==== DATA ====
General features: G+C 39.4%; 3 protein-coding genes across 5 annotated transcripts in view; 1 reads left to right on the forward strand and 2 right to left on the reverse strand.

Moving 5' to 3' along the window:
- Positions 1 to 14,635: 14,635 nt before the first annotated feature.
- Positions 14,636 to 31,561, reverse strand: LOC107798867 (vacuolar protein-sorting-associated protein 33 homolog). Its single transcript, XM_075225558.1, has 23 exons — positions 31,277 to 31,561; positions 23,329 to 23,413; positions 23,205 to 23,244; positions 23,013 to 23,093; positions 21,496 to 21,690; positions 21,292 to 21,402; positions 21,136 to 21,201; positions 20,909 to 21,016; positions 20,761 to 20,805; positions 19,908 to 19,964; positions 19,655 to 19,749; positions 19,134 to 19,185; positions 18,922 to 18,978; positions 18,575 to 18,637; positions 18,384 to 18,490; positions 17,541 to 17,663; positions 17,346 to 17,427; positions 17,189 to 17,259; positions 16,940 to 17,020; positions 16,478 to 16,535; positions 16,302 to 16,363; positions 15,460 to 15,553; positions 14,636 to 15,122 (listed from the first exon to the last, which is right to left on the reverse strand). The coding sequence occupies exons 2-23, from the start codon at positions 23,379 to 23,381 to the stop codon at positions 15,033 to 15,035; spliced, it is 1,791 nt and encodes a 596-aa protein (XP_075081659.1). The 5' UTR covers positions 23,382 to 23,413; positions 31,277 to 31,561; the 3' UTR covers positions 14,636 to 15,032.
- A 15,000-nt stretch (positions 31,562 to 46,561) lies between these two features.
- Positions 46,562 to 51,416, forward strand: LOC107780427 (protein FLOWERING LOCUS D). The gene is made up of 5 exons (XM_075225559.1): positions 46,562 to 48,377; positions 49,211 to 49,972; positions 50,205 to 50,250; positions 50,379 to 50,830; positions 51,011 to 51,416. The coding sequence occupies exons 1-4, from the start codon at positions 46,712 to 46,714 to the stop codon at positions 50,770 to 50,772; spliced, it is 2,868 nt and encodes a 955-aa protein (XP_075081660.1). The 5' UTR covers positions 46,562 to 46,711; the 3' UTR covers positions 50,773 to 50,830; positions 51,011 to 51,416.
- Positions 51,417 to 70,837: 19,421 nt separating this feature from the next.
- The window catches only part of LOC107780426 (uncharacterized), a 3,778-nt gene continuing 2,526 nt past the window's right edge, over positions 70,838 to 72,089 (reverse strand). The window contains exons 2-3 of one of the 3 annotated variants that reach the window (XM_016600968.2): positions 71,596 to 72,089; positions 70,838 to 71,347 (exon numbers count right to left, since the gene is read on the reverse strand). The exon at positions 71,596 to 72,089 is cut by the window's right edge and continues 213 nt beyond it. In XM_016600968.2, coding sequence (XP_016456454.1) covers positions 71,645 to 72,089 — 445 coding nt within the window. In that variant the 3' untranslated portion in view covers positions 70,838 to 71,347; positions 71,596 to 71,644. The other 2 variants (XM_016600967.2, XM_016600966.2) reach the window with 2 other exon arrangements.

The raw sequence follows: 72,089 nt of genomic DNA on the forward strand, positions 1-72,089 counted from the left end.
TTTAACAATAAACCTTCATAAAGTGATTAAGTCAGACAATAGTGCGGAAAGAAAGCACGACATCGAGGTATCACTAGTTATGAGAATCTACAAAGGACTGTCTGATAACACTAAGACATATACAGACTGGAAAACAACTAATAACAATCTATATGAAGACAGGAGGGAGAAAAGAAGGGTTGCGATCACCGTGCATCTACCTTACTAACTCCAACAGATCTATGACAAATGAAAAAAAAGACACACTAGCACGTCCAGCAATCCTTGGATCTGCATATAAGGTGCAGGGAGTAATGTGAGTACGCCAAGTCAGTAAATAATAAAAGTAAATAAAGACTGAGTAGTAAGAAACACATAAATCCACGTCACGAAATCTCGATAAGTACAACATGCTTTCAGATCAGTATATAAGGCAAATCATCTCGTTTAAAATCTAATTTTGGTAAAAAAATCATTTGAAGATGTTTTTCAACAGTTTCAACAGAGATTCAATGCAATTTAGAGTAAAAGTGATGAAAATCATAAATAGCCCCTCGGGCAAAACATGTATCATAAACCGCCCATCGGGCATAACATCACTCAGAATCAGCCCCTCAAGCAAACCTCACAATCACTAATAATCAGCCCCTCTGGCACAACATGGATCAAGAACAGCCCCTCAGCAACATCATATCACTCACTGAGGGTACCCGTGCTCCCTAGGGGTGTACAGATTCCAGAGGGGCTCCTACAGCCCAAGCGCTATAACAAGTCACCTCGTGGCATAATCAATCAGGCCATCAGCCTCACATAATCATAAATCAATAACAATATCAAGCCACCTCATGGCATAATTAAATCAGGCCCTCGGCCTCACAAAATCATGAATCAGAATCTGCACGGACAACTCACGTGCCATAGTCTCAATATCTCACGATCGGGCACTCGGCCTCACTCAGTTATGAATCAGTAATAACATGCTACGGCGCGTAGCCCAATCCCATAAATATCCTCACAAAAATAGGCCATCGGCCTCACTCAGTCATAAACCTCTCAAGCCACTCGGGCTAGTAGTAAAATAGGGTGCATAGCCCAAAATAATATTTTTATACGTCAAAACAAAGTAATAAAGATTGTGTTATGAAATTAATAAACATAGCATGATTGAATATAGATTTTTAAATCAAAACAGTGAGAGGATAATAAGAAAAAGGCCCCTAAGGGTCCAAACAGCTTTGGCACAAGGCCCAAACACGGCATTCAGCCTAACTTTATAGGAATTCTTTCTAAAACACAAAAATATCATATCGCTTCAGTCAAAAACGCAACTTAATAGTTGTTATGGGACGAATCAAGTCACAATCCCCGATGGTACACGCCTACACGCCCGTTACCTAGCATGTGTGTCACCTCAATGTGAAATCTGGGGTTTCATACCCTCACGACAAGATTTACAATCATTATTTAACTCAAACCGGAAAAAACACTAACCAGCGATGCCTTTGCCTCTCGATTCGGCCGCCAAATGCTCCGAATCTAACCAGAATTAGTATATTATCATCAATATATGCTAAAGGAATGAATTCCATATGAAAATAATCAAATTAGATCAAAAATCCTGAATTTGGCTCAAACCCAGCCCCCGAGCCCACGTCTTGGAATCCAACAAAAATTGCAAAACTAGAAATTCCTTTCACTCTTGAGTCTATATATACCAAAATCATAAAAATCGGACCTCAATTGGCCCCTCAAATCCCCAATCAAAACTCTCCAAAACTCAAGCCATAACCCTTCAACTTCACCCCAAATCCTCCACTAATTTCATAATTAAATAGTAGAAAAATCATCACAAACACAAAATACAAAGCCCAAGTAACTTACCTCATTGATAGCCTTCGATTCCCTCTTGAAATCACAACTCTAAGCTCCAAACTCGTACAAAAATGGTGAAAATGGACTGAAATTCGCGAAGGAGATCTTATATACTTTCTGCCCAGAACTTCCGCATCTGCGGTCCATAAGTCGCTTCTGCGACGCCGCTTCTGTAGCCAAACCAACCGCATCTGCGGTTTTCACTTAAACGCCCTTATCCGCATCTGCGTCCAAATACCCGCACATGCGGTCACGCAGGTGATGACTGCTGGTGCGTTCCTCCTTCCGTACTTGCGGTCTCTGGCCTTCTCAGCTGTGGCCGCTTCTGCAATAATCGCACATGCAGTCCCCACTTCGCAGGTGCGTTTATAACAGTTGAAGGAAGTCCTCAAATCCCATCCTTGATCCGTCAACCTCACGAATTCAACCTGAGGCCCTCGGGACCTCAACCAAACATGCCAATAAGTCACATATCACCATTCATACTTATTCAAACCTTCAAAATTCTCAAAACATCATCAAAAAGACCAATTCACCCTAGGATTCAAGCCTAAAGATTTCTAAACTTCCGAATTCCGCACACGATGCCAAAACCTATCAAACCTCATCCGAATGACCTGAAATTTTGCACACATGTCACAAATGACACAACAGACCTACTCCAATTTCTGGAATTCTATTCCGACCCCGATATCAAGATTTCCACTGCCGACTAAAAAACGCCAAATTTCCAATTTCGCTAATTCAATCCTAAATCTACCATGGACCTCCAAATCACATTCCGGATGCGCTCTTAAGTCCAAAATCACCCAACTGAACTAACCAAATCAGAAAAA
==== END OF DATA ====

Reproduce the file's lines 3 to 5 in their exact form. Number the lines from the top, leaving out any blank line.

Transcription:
- Positions 1 to 14,635: 14,635 nt before the first annotated feature.
- Positions 14,636 to 31,561, reverse strand: LOC107798867 (vacuolar protein-sorting-associated protein 33 homolog). Its single transcript, XM_075225558.1, has 23 exons — positions 31,277 to 31,561; positions 23,329 to 23,413; positions 23,205 to 23,244; positions 23,013 to 23,093; positions 21,496 to 21,690; positions 21,292 to 21,402; positions 21,136 to 21,201; positions 20,909 to 21,016; positions 20,761 to 20,805; positions 19,908 to 19,964; positions 19,655 to 19,749; positions 19,134 to 19,185; positions 18,922 to 18,978; positions 18,575 to 18,637; positions 18,384 to 18,490; positions 17,541 to 17,663; positions 17,346 to 17,427; positions 17,189 to 17,259; positions 16,940 to 17,020; positions 16,478 to 16,535; positions 16,302 to 16,363; positions 15,460 to 15,553; positions 14,636 to 15,122 (listed from the first exon to the last, which is right to left on the reverse strand). The coding sequence occupies exons 2-23, from the start codon at positions 23,379 to 23,381 to the stop codon at positions 15,033 to 15,035; spliced, it is 1,791 nt and encodes a 596-aa protein (XP_075081659.1). The 5' UTR covers positions 23,382 to 23,413; positions 31,277 to 31,561; the 3' UTR covers positions 14,636 to 15,032.
- A 15,000-nt stretch (positions 31,562 to 46,561) lies between these two features.